Description

Simple

A pain medication used to reduce fever, pain, and inflammation.

Clinical

An NSAID and non-selective COX inhibitor used to treat mild-moderate pain, fever, and inflammation.

Overview

Ibuprofen is a non-steroidal anti-inflammatory drug (NSAID) derived from propionic acid and it is considered the first of the propionics.[7] The formula of ibuprofen is 2-(4-isobutylphenyl) propionic acid and its initial development was in 1960 while researching for a safer alternative for aspirin.[8] Ibuprofen was finally patented in 1961 and this drug was first launched against rheumatoid arthritis in the UK in 1969 and USA in 1974. It was the first available over-the-counter NSAID.[9]

On the available products, ibuprofen is administered as a racemic mixture. Once administered, the R-enantiomer undergoes extensive interconversion to the S-enantiomer _in vivo_ by the activity of the alpha-methylacyl-CoA racemase. In particular, it is generally proposed that the S-enantiomer is capable of eliciting stronger pharmacological activity than the R-enantiomer.[Read more

Pharmacology

Indication

Ibuprofen is the most commonly used and prescribed NSAID. It is very common over the counter medication widely used as an analgesic, anti-inflammatory and antipyretic.[ Read more

Pharmacodynamic

Ibuprofen has multiple actions in different inflammatory pathways involved in acute and chronic inflammation. The main effects reported in ibuprofen are related to the control of pain, fever and acute inflammation by the inhibition of the synthesis of prostanoids by COX-1 and COX-2. Pain relief is a... Read more

Mechanism of action

The exact mechanism of action of ibuprofen is unknown. However, ibuprofen is considered an NSAID and thus it is a non-selective inhibitor of cyclooxygenase, which is an enzyme involved in prostaglandin (mediators of pain and fever) and thromboxane (stimulators of blood clotting) synthesis via the ar... Read more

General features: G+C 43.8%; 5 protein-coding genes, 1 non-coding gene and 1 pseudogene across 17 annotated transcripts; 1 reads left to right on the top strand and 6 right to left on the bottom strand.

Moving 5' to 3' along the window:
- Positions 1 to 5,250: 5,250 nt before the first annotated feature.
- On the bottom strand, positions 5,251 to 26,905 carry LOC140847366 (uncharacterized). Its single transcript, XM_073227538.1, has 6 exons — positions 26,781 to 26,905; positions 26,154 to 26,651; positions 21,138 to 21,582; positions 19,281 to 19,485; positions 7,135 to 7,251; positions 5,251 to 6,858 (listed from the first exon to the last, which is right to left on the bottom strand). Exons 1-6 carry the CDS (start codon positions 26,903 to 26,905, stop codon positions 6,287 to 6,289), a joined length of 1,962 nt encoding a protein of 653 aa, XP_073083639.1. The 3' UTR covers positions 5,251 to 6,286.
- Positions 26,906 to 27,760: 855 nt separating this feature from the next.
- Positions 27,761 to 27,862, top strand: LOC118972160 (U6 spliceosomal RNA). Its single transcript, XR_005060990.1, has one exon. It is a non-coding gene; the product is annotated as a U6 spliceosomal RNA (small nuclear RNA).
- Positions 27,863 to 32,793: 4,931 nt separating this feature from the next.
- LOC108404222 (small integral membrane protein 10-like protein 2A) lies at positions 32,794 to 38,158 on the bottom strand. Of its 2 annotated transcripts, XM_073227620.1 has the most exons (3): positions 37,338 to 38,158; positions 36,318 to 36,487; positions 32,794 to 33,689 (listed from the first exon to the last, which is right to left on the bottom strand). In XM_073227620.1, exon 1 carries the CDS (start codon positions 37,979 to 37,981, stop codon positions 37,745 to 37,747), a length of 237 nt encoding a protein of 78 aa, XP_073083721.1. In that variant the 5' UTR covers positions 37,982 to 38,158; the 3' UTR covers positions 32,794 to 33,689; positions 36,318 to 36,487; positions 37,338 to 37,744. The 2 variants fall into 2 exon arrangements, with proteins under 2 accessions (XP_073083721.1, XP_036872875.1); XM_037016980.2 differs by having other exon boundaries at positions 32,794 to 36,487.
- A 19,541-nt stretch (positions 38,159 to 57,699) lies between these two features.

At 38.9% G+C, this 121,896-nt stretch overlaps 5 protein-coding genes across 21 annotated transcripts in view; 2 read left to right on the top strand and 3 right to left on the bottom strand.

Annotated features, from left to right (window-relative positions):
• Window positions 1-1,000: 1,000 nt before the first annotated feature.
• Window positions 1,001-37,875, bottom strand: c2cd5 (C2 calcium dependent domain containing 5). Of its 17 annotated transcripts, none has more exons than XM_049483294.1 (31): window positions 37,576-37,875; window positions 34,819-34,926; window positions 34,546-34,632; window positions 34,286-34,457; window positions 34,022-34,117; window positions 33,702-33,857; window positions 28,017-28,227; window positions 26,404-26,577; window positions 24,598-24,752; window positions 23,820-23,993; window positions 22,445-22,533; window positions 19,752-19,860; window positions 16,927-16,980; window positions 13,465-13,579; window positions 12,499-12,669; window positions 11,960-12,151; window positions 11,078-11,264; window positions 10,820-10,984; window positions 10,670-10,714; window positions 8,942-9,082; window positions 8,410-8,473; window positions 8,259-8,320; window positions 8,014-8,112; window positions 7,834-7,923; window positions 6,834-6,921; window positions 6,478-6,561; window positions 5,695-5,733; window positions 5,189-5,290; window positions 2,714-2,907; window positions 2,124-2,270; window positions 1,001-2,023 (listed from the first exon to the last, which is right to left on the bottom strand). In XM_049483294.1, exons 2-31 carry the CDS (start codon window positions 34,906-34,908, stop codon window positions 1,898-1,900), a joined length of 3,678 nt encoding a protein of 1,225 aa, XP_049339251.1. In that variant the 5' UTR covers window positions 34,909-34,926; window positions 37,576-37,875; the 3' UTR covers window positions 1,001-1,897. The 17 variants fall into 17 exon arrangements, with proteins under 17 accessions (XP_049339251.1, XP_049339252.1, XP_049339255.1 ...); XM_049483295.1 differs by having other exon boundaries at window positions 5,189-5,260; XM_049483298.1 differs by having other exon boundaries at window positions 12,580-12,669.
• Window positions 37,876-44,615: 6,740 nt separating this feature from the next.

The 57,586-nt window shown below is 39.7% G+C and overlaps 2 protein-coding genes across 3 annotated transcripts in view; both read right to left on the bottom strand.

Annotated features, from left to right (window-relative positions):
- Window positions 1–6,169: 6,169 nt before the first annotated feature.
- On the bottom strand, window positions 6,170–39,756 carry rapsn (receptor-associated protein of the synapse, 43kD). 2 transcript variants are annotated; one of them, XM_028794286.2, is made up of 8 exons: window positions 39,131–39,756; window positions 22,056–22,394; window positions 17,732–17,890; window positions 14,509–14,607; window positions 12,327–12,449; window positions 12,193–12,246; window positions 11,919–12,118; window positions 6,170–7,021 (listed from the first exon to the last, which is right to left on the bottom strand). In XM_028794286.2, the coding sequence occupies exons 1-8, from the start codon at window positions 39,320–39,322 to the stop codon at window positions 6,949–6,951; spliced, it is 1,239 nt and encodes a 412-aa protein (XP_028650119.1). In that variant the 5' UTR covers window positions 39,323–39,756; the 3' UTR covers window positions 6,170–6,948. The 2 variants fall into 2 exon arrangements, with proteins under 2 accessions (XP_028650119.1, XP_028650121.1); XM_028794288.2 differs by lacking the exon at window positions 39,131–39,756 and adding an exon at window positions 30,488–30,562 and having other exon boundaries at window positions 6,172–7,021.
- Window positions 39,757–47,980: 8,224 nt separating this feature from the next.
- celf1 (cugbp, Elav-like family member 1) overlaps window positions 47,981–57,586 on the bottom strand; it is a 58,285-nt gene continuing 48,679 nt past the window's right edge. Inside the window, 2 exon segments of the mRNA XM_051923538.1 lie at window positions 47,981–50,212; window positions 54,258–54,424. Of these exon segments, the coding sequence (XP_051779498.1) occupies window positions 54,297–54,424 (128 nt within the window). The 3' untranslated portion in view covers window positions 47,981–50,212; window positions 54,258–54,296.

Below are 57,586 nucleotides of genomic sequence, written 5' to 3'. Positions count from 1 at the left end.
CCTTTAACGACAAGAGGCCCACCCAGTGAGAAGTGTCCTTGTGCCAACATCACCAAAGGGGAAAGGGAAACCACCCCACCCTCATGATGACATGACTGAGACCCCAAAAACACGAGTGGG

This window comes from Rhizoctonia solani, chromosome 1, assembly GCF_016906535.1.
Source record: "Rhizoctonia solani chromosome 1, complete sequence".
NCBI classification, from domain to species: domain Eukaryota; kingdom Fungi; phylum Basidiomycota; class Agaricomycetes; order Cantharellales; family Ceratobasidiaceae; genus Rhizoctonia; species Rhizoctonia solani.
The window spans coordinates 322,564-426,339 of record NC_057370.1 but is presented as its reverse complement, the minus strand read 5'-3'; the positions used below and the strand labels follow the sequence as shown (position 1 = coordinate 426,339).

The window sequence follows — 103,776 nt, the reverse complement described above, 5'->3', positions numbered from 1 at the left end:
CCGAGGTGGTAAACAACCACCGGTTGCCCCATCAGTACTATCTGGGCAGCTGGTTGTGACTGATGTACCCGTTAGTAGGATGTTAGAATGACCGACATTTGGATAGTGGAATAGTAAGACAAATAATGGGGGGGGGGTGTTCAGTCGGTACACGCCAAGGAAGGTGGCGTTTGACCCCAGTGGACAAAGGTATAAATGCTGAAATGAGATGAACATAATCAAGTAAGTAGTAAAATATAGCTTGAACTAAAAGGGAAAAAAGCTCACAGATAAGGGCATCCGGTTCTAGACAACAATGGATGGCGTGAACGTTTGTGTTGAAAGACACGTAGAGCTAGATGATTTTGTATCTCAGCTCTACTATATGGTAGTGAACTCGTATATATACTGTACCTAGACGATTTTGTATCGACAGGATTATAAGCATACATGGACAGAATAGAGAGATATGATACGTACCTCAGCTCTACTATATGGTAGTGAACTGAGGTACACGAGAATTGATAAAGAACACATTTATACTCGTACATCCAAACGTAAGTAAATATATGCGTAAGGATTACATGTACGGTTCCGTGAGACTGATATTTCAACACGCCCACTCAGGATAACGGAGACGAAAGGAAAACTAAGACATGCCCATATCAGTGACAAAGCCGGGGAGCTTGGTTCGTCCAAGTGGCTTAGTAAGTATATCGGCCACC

Absorption

It is very well absorbed orally and the peak serum concentration can be attained in 1 to 2 hours after extravascular administration. When ibuprofen is administered immediately after a meal there is a slight reduction in the absorption rate but there is no change in the extent of the absorption.[ Read more

Protein binding

Ibuprofen dosage is more than 99% bound to plasma proteins and site II of purified albumin, binding appears to be saturable and becomes non-linear at concentrations exceeding 20 mcg/ml.[ Read more

Volume of distribution

The apparent volume of distribution of ibuprofen is of 0.1 L/kg.[25]

Clearance

The clearance rate ranges between 3-13 L/h depending on the route of administration, enantiomer type and dosage.[ Read more

Half life

The serum half-life of ibuprofen is 1.2-2 hours.[10] In patients with a compromised liver function, the h... Read more

Route of elimination

Ibuprofen is rapidly metabolized and eliminated in the urine thus, this via accounts for more than 90% of the administered dose. It is completely eliminated in 24 hours after the last dose and almost all the administered dose goes through metabolism, representing about 99% of the eliminated dose.[ Read more

Toxicity

The symptoms of overdose are presented in individuals that consumed more than 99 mg/kg. Most common symptoms of overdose are abdominal pain, nausea, vomiting, lethargy, vertigo, drowsiness (somnolence), dizziness and insomnia. Other symptoms of overdose include headache, loss of consciousness, tinni... Read more